Here below is a translation of the text of Pope Francis' homily Sunday night at the parish of Saint Joseph all’Aurelio, in the western sector of the Diocese of Rome:
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On this Sunday the Church anticipates somewhat the joy of Christmas, and therefore it is called “the Sunday of joy.” In this time, time of preparation for Christmas, we put on dark vestments for the Mass, but today there are these rose ones, so that the joy of Christmas blossoms. And the joy of Christmas is a special joy; however, it is not a joy that is only for Christmas day, it is for the whole life of a Christian. It is a serene, tranquil joy, a joy that always accompanies a Christian. Also in difficult moments, in moments of difficulty this joy becomes peace. When a Christian is a true Christians he never loses peace, even in sufferings. That peace is a gift of the Lord. Christian joy is a gift of the Lord. “Ah, Father, we have had a great lunch, we are all happy." This is good, a great lunch is fine, but this is not the Christian joy of which we speak today; Christian joy is something else. It leads us also to celebrate, it’s true, but it is something else. Therefore, the Church wants to have this Christian joy understood.
The Apostle Saint Paul said to the Thessalonians: “Brothers, always be happy” And, how can I be happy? He says: "Pray, uninterruptedly, and give thanks in everything.” We find Christian joy in prayer; it comes from prayer and also from rendering thanks to God. “Thank you, Lord, for so many beautiful things!” However, there are people who do not know how to thank God: they are always looking for something to complain about. I knew a Sister – far from here! – this Sister was good, she worked … but her life was a lamentation, a lamentation of the many things that happened …. In the convent she was called “Sister Complaint.” We understand. However, a Christian cannot live like that, always looking for something to lament. “He has something that I don’t have, he … Did you see what happened? …” This isn’t Christian! And one feels badly to meet Christians with a sad face, with that restless face of sadness, which isn’t peace. A man or woman saint never had a mournful face, never! The saints always had a joyful face or, at least in suffering, a peaceful face. The greatest suffering, Jesus’ martyrdom: He had that peaceful face and was concerned about the others: his Mother, John, the thief, he was concerned about the others.
To have this Christian joy we must first pray, then give thanks. And, how must I render thanks? Remember your life, and think of the many good things that life has given you: so many. “But, Father, it’s true, but I have received so many bad things!” – Yes, it’s true, it happens to everyone. But think of the good things” – “I had a Christian family, Christian parents, thanks be to God I have a job, my family is not suffering hunger, we are all healthy …” I don’t know, so many things, and we must thank God for this. And this accustoms us to joy. To pray, to give thanks …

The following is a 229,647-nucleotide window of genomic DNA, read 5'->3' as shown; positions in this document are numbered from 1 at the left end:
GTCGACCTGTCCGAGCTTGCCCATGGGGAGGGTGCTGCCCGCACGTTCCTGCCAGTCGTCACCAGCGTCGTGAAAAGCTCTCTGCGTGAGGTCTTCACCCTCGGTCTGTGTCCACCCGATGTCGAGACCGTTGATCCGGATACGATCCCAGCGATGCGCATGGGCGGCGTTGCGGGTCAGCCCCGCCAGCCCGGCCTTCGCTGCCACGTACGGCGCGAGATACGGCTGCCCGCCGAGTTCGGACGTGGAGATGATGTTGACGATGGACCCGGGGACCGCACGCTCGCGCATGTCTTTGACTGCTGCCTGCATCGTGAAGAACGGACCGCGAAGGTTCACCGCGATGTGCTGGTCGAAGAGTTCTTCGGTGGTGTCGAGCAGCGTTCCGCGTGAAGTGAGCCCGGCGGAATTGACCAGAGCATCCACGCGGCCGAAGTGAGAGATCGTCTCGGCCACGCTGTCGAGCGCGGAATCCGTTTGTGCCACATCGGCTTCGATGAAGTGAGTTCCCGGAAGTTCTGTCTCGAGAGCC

And then the First Reading suggests to us another dimension that will help us to have joy: to bring to others the glad tidings. We are Christians. “Christians” comes from “Christ,” and “Christ” means “anointed.” And we are “anointed”: the Lord’s Spirit is upon me, because the Lord has consecrated me by anointing me. We are anointed: Christians means “anointed ones.” And why are we anointed? To do what? “He has sent me to bring good tidings” to whom? “To the afflicted,” “to bind up the broken-hearted, to proclaim liberty to captives, and the opening of the prison to those who are bound; to proclaim the year of the Lord’s favor, (Cf. Isaiah 61:1-2). This is Christ’s vocation and also the vocation of Christians. To go to others, to those who are in need, be it in material or spiritual need … So many people suffer anguish because of family problems … To bring peace there, to bring Jesus’ anointing, the oil of Jesus that does so much good and consoles souls.
Therefore, to have this joy in preparation for Christmas, first, pray: “Lord, may I live this Christmas with true joy.” Not with the joy of consumerism which brings us to December 24 full of anguish because “ah, I’m lacking this, I’m lacking that …” No, this isn’t God’s joy. Pray.
Second: render thanks to the Lord for the good things he has given us.
Third, think how I can go to others, to those who have difficulties, problems – we think of the sick, of so many problems – to bring some anointing, peace, joy. This is the Christian’s joy. Do you agree?
There are just 15 days, somewhat less: 13 days. Let us pray during these days. But don’t forget: we pray asking for the joy of Christmas. We thank God for the many things He has given us, first of all the faith. This is a great grace. Third, we think where we can go to bring some relief, peace to those who suffer. Prayer, thanksgiving and help to others, and we will come to the Birth of the Anointed One, of Christ, anointed with grace, with prayer, with thanksgiving and help to others.
May Our Lady accompany you on this path to Christmas. But joy, joy!
[Original text: Italian]
[Translation by ZENIT]